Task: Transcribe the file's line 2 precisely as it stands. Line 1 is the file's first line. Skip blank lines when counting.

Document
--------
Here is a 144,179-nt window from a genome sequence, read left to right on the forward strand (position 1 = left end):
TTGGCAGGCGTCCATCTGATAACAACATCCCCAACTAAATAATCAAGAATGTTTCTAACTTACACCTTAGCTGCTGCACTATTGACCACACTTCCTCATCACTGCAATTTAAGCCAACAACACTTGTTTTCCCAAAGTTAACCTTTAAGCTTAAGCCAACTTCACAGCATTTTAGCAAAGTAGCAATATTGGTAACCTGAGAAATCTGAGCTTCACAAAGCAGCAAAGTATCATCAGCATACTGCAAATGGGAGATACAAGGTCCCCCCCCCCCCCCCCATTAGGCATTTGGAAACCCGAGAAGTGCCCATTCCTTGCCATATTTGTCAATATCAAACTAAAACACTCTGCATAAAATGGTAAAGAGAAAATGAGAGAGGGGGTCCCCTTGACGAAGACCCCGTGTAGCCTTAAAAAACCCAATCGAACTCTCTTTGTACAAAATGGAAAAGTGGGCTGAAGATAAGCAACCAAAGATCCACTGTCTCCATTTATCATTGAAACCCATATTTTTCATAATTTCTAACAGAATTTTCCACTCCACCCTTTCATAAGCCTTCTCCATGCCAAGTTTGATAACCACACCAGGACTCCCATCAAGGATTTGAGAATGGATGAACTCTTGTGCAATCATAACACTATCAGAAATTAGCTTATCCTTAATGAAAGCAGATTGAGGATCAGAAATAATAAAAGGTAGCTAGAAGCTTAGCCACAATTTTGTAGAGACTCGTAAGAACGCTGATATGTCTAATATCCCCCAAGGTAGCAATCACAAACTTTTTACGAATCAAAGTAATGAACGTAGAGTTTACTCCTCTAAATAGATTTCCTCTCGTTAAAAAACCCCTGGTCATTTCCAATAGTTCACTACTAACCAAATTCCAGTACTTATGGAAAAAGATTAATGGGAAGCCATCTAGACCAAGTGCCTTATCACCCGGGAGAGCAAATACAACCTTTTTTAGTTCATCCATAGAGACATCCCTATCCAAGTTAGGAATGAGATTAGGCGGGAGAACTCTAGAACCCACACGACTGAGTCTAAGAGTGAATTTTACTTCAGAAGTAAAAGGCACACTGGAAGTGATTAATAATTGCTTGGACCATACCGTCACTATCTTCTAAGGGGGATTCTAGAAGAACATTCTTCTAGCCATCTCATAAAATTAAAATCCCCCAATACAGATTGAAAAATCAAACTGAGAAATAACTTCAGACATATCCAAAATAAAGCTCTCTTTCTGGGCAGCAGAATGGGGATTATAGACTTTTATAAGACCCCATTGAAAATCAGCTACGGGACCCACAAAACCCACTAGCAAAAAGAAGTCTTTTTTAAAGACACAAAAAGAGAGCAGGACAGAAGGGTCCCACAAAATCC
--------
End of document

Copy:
TTGGCAGGCGTCCATCTGATAACAACATCCCCAACTAAATAATCAAGAATGTTTCTAACTTACACCTTAGCTGCTGCACTATTGACCACACTTCCTCATCACTGCAATTTAAGCCAACAACACTTGTTTTCCCAAAGTTAACCTTTAAGCTTAAGCCAACTTCACAGCATTTTAGCAAAGTAGCAATATTGGTAACCTGAGAAATCTGAGCTTCACAAAGCAGCAAAGTATCATCAGCATACTGCAAATGGGAGATACAAGGTCCCCCCCCCCCCCCCCATTAGGCATTTGGAAACCCGAGAAGTGCCCATTCCTTGCCATATTTGTCAATATCAAACTAAAACACTCTGCATAAAATGGTAAAGAGAAAATGAGAGAGGGGGTCCCCTTGACGAAGACCCCGTGTAGCCTTAAAAAACCCAATCGAACTCTCTTTGTACAAAATGGAAAAGTGGGCTGAAGATAAGCAACCAAAGATCCACTGTCTCCATTTATCATTGAAACCCATATTTTTCATAATTTCTAACAGAATTTTCCACTCCACCCTTTCATAAGCCTTCTCCATGCCAAGTTTGATAACCACACCAGGACTCCCATCAAGGATTTGAGAATGGATGAACTCTTGTGCAATCATAACACTATCAGAAATTAGCTTATCCTTAATGAAAGCAGATTGAGGATCAGAAATAATAAAAGGTAGCTAGAAGCTTAGCCACAATTTTGTAGAGACTCGTAAGAACGCTGATATGTCTAATATCCCCCAAGGTAGCAATCACAAACTTTTTACGAATCAAAGTAATGAACGTAGAGTTTACTCCTCTAAATAGATTTCCTCTCGTTAAAAAACCCCTGGTCATTTCCAATAGTTCACTACTAACCAAATTCCAGTACTTATGGAAAAAGATTAATGGGAAGCCATCTAGACCAAGTGCCTTATCACCCGGGAGAGCAAATACAACCTTTTTTAGTTCATCCATAGAGACATCCCTATCCAAGTTAGGAATGAGATTAGGCGGGAGAACTCTAGAACCCACACGACTGAGTCTAAGAGTGAATTTTACTTCAGAAGTAAAAGGCACACTGGAAGTGATTAATAATTGCTTGGACCATACCGTCACTATCTTCTAAGGGGGATTCTAGAAGAACATTCTTCTAGCCATCTCATAAAATTAAAATCCCCCAATACAGATTGAAAAATCAAACTGAGAAATAACTTCAGACATATCCAAAATAAAGCTCTCTTTCTGGGCAGCAGAATGGGGATTATAGACTTTTATAAGACCCCATTGAAAATCAGCTACGGGACCCACAAAACCCACTAGCAAAAAGAAGTCTTTTTTAAAGACACAAAAAGAGAGCAGGACAGAAGGGTCCCACAAAATCC